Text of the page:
Judge Pollak on the Eastern District of Pennsylvania has issued an opinion that is remarkable. He granted a new trial based on impermissible vouching by the prosecutor during closing arguments, and, as I read it, the prosecutor basically not being a very good guy. Check the opinion out here. [Note – Impermissible vouching is when a prosecutor tells the jury that a witness is believable based on facts outside of the evidence at trial]
Let me say, at the outset, that Judge Pollak rocks.
There are two remarkable things about this opinion. First, Judge Pollak addresses what is too often a favorite argument of prosecutors – that criminal defense lawyers are slick liars who are paid to confuse juries, unlike the gentlemen and women in the U.S. Attorney’s office who are completely lacking in self-interest (which is why AUSAs tend to not be ambitious; notice how they almost never pursue a later career in politics).
Judge Pollak noted that
[T]he prosecutor accused [the defendant]’s counsel of going “beyond the pale” in suggesting that the government was concealing the truth from the jury by failing to provide telephone records . . . and by “accusing an honorable” officer of testifying untruthfully.
I would wager that any reasonably experienced criminal defense lawyer has heard this argument – how dare the lawyer challenge a law enforcement witness! Worse are two stories the prosecutor told in his rebuttal argument:
I’m reminded by [defense] counsel’s argument of something that occurred to me, not that long ago. I ran into a defense attorney who I knew and was friends with, from years gone by, and he was about to close to a jury early in the day. I said, hey, Brian, can I buy you lunch? He said, don’t wait, it might take me a while to confuse the issue.
Apparently worried that this did not clearly enough convey his contempt for the criminal defense bar, the prosecutor continued:
At this moment, I’m reminded of a discussion I had outside of a courtroom one time, where I was trying to persuade a number of people, and I was interrupted by my opponent, my adversary in the argument. And eventually, after his second or third time, he said, hey, shut up, Joe you’re making sense.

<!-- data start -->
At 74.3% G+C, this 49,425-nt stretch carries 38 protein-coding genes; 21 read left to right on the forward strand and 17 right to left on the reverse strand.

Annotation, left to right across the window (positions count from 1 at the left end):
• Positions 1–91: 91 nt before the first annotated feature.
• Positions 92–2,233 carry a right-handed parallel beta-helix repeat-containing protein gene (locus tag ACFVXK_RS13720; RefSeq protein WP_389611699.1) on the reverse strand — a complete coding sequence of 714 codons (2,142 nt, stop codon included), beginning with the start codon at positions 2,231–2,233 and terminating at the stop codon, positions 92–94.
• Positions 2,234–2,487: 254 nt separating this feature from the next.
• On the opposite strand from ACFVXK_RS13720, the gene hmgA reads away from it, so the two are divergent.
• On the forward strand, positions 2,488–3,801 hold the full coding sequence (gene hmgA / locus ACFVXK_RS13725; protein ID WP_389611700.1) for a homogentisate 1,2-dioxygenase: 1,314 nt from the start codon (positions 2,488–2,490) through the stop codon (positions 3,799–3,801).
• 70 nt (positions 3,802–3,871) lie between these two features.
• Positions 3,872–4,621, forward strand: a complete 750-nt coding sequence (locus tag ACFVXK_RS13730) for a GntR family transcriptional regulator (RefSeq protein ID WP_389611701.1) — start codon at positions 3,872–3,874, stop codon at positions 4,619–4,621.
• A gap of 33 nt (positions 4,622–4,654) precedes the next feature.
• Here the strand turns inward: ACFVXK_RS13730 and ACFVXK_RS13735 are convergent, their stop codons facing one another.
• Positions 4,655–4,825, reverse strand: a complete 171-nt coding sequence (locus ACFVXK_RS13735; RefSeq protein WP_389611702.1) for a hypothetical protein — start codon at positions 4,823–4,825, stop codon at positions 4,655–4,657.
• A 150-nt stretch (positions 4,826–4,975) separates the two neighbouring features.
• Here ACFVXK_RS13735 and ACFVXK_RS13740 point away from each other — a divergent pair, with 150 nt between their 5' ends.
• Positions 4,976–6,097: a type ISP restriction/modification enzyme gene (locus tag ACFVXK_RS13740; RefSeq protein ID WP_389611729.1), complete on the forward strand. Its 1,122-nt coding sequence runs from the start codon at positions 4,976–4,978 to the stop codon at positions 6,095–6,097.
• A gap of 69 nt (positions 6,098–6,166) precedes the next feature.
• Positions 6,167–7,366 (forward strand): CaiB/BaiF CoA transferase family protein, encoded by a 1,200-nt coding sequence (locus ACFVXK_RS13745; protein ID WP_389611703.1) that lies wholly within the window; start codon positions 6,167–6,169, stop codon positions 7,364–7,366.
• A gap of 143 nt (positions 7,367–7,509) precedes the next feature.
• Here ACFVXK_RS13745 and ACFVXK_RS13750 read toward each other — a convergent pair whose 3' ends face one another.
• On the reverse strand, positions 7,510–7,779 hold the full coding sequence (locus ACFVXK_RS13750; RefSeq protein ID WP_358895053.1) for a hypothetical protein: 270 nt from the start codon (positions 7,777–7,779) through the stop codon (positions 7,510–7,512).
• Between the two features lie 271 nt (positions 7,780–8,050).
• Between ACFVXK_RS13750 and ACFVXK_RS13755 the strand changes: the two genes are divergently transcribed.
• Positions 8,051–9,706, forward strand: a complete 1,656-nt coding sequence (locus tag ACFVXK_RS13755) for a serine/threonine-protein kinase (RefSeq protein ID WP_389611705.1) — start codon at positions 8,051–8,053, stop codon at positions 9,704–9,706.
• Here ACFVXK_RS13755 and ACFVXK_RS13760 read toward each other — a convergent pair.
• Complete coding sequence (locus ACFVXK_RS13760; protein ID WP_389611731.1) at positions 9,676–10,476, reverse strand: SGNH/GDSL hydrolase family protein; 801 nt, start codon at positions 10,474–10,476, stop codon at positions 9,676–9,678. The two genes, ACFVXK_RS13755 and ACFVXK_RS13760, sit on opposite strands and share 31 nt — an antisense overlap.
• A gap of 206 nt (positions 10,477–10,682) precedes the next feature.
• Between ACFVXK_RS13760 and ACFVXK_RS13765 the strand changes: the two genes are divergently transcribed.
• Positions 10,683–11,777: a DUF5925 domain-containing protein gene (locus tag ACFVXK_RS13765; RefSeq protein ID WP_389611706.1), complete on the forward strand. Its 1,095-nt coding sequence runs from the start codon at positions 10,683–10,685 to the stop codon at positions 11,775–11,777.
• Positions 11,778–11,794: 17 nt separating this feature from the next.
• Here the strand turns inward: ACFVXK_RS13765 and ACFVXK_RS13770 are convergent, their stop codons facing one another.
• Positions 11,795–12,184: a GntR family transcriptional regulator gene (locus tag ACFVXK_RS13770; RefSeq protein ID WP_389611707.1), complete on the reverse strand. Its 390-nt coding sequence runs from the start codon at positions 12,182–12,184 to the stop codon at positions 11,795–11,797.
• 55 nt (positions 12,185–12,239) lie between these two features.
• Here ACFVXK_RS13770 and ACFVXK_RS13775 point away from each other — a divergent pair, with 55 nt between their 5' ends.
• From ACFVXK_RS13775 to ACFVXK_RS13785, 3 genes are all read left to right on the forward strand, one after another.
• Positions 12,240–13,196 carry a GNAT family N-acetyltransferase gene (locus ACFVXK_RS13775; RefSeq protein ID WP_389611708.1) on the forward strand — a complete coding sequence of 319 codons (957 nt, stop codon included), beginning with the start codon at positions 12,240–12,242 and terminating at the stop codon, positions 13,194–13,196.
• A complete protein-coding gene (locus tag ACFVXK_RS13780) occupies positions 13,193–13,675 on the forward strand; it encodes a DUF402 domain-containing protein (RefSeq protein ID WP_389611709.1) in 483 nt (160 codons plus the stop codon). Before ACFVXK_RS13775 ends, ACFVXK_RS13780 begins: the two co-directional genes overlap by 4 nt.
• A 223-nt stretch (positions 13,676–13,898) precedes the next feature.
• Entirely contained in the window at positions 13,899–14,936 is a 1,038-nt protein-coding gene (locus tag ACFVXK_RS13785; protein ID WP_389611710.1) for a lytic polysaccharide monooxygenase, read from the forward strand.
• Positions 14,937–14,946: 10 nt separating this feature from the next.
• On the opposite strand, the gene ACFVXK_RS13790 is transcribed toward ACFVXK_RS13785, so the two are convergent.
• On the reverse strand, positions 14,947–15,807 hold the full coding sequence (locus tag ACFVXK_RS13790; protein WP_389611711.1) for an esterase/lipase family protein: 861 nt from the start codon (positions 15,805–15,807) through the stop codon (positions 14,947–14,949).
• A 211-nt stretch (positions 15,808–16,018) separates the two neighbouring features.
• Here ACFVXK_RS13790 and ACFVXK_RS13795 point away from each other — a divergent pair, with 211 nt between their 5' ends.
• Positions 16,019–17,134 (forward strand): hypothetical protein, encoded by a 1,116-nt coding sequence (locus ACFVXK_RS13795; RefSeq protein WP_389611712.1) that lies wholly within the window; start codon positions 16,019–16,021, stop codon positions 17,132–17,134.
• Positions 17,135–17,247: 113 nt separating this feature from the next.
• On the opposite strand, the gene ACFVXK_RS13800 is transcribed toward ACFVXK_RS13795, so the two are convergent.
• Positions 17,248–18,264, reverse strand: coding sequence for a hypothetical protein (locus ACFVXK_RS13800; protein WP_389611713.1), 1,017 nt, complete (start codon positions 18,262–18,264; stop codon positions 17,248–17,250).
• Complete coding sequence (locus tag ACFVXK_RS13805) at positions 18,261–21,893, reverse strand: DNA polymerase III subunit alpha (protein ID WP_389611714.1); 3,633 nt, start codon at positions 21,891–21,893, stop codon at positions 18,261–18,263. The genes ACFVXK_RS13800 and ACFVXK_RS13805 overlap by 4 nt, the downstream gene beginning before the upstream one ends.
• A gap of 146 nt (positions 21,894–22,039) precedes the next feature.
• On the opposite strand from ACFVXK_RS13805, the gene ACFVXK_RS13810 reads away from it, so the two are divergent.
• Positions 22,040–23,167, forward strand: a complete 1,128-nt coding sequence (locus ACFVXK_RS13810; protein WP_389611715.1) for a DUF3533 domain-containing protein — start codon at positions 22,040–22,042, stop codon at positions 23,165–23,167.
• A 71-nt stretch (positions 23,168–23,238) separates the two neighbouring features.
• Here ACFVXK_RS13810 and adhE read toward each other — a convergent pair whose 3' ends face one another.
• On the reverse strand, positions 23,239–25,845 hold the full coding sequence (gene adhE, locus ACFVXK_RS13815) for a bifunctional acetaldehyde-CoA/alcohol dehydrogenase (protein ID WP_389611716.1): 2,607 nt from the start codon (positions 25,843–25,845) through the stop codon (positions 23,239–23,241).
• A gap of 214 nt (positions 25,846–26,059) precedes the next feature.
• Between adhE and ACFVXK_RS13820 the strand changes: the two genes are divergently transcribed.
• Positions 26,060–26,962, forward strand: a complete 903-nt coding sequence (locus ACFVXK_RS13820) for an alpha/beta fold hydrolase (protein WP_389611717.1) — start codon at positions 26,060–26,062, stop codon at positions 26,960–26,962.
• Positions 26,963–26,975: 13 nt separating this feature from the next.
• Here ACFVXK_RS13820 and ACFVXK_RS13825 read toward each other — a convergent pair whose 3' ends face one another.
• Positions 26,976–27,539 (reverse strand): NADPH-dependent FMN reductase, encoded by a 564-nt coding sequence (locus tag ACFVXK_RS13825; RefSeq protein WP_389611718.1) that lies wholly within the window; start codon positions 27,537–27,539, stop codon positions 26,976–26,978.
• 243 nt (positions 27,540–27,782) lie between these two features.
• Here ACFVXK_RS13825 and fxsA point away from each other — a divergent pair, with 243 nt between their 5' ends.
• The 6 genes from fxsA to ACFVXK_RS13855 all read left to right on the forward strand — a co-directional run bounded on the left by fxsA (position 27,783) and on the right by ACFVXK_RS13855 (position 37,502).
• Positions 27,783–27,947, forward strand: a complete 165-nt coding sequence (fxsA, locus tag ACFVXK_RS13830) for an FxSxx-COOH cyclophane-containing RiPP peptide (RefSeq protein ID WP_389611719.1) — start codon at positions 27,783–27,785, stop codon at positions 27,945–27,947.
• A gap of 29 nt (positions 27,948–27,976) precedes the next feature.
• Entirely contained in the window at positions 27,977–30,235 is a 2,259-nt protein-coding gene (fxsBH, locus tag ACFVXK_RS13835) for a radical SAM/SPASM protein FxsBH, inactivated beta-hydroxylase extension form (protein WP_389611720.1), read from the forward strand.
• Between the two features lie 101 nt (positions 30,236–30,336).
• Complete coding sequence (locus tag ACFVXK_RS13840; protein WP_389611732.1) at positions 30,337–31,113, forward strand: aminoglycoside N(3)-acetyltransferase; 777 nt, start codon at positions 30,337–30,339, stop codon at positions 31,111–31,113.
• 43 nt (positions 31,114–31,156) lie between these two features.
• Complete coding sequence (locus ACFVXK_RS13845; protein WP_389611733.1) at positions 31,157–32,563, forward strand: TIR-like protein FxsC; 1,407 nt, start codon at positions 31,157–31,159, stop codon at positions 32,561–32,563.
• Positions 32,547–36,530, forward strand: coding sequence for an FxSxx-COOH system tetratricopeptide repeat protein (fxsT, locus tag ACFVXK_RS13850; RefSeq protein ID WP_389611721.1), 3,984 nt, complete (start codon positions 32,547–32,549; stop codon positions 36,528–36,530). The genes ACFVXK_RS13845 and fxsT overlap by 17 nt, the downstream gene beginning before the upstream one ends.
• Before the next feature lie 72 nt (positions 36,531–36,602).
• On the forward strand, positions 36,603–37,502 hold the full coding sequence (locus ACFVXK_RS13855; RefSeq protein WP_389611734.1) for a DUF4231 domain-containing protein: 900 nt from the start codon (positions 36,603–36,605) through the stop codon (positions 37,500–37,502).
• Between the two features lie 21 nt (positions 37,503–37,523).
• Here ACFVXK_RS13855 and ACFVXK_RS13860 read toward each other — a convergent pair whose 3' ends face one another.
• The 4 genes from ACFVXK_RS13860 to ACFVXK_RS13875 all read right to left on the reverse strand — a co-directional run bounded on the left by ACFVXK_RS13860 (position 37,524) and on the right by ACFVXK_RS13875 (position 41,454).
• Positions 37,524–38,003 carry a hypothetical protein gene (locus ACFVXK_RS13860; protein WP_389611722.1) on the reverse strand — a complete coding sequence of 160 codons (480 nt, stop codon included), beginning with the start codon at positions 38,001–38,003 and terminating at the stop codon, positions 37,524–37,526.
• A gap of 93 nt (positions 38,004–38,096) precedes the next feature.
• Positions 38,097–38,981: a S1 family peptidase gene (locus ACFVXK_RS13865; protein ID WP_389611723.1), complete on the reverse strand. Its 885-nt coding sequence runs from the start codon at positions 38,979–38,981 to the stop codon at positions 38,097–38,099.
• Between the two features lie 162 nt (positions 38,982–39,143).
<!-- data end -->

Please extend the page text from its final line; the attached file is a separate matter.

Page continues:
Somewhere a nightclub in Vegas is softly weeping.
If you have questions about how federal criminal charges are different than state criminal charges, please visit this page on Maryland federal criminal charges or Washington DC federal criminal charges.
Judge Pollak’s response to what he called the prosecutor’s “drumbeat of derision” of defense counsel, is nice:
By anecdote and innuendo, criminal defense lawyers were portrayed for the jury as persons whose expected and habitual professional role is to mislead the jury by distorting, or hiding, the truth through a criminal defense process that encourages such deception. For counsel for the United States to show such disrespect and, indeed, disdain for crucial ingredients of constitutional processes developed over centuries was inexcusable.
Judge Pollak is, of course, right. It’s sad that a federal prosecutor had to be reminded that making fun of criminal defense lawyers to a jury is not appropriate, but not terribly surprising.
Second, though, are Judge Pollak’s remarks about the failures of the trial judge in this case, who was, as one would expect, himself:
A reader of this transcript could well say that a prosecutor behaving in this fashion should have been called to account, early and often, by the judge. Such criticism would be appropriate. In reading over the transcript I found myself, at many points, troubled that I had not stepped in and directed the prosecutor to cease behaving in a fashion signally inappropriate for a government’s lawyer.
It’s a hard thing to admit you messed up. It’s easy for someone, especially a federal judge, to avoid doing it when doing so would be a pretty easy thing.
Kudos to Judge Pollak, both for standing up for criminal defense lawyers, and having the stuff to publicly admit his own mistake.